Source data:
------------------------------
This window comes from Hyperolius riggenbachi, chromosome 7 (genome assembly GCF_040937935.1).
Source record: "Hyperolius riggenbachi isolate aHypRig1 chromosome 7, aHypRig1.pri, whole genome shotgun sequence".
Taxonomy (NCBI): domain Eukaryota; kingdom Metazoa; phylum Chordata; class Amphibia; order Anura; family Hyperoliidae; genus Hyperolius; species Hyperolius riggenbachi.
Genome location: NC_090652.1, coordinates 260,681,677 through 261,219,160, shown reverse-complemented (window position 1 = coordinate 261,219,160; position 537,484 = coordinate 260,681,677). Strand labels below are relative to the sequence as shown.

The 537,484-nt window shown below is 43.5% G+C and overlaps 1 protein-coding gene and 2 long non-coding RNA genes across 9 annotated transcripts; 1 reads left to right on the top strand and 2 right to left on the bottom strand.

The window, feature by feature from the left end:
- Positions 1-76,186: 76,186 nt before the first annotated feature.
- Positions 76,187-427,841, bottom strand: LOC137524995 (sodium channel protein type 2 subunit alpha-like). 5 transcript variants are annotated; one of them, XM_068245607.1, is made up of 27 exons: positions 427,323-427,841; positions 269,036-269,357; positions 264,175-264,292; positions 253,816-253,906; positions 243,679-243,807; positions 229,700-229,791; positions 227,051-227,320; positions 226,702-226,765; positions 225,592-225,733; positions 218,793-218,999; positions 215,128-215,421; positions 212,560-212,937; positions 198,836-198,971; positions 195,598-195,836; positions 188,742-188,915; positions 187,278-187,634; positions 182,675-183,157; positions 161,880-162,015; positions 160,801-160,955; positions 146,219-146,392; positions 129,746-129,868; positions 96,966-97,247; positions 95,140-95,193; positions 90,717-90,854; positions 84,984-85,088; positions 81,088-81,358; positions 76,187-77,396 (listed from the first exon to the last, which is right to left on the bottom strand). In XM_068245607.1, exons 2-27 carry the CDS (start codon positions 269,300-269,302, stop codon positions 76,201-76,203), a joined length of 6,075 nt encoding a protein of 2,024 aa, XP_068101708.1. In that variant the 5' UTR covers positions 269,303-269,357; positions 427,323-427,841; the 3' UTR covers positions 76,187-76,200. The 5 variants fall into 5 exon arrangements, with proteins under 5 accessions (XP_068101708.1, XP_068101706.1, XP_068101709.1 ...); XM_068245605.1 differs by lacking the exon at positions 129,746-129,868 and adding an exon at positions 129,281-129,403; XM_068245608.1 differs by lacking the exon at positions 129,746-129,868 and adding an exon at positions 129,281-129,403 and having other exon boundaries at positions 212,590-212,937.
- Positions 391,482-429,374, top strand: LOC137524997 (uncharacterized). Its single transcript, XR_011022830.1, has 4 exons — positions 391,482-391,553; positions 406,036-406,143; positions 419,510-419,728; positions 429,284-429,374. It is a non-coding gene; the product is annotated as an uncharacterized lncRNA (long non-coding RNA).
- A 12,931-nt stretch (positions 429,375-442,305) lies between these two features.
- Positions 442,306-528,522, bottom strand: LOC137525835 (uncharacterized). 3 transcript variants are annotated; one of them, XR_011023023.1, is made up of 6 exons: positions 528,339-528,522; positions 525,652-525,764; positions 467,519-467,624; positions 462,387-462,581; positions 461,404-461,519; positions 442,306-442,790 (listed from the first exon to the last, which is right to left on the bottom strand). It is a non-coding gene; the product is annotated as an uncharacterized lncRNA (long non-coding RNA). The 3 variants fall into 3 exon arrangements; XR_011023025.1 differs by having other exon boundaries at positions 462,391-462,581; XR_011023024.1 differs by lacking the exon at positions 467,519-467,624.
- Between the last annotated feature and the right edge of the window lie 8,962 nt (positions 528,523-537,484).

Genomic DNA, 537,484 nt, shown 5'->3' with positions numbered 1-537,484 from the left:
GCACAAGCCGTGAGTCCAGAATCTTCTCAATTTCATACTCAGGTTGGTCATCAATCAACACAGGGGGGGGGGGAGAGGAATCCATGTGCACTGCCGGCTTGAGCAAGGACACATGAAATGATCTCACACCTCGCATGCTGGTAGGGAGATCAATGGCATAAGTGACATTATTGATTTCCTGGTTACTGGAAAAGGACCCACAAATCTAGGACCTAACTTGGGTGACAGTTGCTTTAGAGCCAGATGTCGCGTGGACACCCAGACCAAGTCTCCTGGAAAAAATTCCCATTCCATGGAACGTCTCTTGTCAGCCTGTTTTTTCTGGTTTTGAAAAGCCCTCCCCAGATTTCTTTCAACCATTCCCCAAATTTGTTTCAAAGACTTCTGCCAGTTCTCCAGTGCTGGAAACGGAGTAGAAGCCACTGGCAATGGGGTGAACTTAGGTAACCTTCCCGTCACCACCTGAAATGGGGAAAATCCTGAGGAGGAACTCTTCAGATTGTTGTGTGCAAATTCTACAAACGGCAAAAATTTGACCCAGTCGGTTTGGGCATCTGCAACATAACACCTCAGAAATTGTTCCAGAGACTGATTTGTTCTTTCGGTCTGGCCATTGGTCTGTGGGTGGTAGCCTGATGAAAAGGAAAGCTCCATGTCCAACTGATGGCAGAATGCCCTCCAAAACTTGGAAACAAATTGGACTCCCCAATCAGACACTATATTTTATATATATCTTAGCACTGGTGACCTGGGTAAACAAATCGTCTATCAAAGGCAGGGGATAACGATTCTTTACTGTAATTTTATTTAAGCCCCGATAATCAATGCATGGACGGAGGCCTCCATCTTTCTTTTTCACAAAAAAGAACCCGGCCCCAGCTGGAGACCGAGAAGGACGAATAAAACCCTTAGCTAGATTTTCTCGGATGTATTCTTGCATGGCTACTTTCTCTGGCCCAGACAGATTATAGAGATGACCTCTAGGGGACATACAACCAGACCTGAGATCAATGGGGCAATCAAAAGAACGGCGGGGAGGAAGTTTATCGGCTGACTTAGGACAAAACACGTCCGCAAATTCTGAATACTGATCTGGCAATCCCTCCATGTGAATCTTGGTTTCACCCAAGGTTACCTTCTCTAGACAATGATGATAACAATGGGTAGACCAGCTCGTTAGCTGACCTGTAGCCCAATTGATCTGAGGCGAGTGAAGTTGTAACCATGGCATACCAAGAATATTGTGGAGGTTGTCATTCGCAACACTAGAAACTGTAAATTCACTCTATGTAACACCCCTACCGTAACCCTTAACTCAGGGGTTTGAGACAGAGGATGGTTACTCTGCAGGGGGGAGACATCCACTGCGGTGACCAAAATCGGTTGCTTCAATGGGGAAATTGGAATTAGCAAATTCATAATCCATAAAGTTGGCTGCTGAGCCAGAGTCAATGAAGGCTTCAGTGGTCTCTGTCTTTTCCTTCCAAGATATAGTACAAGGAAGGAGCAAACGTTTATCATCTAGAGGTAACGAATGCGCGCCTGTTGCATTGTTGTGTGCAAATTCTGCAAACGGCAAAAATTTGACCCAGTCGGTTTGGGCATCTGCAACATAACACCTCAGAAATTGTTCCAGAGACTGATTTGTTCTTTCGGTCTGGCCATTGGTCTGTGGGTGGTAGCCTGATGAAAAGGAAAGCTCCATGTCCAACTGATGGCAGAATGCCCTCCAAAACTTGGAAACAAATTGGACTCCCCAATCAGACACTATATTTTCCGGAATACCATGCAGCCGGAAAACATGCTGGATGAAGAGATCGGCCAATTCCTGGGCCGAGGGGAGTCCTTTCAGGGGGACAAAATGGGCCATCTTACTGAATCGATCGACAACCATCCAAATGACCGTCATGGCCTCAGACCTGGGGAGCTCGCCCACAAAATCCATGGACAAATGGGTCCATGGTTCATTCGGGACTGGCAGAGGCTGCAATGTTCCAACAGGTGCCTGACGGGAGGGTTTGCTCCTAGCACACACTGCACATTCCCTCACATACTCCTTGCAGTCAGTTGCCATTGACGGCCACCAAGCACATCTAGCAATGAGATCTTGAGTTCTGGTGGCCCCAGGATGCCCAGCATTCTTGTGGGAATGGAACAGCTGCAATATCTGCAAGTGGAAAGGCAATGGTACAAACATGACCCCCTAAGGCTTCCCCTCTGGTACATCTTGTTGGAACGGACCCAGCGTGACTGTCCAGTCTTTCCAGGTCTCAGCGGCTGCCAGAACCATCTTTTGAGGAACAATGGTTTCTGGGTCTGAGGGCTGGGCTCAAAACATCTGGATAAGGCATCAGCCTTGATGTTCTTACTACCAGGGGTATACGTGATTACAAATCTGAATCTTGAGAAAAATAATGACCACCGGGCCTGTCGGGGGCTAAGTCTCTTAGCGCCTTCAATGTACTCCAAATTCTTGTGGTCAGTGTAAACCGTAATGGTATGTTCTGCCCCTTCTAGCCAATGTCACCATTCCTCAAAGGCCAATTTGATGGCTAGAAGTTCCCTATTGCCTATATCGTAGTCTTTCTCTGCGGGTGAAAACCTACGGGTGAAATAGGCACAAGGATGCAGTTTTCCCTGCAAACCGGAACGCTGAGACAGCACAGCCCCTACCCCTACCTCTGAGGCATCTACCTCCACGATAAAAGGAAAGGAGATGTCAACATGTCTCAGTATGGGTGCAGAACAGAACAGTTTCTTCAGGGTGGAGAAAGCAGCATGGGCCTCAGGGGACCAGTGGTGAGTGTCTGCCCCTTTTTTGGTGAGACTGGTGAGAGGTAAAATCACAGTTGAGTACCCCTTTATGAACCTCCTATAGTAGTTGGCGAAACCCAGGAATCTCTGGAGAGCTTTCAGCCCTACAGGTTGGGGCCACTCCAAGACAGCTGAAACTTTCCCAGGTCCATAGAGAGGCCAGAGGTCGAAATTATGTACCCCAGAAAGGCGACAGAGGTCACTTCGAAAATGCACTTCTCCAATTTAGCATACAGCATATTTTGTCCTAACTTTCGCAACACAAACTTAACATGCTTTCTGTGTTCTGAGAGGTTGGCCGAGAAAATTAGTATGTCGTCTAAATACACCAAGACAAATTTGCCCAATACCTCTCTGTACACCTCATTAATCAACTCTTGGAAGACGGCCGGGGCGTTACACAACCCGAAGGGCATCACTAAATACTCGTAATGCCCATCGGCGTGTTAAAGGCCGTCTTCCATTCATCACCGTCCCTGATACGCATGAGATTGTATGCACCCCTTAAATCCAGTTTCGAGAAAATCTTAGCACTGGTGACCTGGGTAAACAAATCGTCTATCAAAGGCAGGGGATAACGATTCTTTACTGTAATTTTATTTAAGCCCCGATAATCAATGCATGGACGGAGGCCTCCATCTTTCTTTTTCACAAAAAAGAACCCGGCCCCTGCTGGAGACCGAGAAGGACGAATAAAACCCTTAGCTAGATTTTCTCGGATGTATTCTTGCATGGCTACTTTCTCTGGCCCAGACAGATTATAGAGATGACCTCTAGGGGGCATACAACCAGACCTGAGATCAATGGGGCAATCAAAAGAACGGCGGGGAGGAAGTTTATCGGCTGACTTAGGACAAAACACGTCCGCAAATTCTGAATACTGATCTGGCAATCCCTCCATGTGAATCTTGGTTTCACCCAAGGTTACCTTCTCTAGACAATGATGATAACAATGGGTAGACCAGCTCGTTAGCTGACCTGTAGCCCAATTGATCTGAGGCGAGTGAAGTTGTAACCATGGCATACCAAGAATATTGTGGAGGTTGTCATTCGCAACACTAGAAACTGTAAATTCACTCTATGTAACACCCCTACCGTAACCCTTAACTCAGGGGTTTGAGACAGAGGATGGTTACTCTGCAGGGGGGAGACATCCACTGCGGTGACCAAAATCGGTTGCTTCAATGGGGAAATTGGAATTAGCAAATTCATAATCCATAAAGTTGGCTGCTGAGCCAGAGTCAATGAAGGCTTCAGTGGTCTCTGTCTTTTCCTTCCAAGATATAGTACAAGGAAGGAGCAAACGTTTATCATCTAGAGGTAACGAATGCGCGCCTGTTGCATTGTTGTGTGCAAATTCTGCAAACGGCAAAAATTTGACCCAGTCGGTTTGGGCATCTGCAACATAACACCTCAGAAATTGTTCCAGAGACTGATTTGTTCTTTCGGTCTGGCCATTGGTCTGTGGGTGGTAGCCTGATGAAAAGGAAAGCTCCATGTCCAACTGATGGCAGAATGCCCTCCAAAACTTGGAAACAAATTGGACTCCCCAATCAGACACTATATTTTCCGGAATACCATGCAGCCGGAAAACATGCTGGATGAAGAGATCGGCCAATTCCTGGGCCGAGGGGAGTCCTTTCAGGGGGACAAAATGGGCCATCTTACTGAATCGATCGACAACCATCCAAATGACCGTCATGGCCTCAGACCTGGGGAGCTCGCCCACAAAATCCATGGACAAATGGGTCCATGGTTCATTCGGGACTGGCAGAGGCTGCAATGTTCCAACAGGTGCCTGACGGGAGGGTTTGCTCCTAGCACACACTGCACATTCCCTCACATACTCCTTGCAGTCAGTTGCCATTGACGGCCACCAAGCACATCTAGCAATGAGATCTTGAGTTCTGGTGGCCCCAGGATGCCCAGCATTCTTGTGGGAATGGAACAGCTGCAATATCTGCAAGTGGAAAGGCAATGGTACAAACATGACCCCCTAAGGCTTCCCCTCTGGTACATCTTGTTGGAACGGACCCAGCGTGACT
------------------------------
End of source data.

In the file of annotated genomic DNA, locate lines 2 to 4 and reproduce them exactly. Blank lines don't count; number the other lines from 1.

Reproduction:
Source record: "Hyperolius riggenbachi isolate aHypRig1 chromosome 7, aHypRig1.pri, whole genome shotgun sequence".
Taxonomy (NCBI): domain Eukaryota; kingdom Metazoa; phylum Chordata; class Amphibia; order Anura; family Hyperoliidae; genus Hyperolius; species Hyperolius riggenbachi.
Genome location: NC_090652.1, coordinates 260,681,677 through 261,219,160, shown reverse-complemented (window position 1 = coordinate 261,219,160; position 537,484 = coordinate 260,681,677). Strand labels below are relative to the sequence as shown.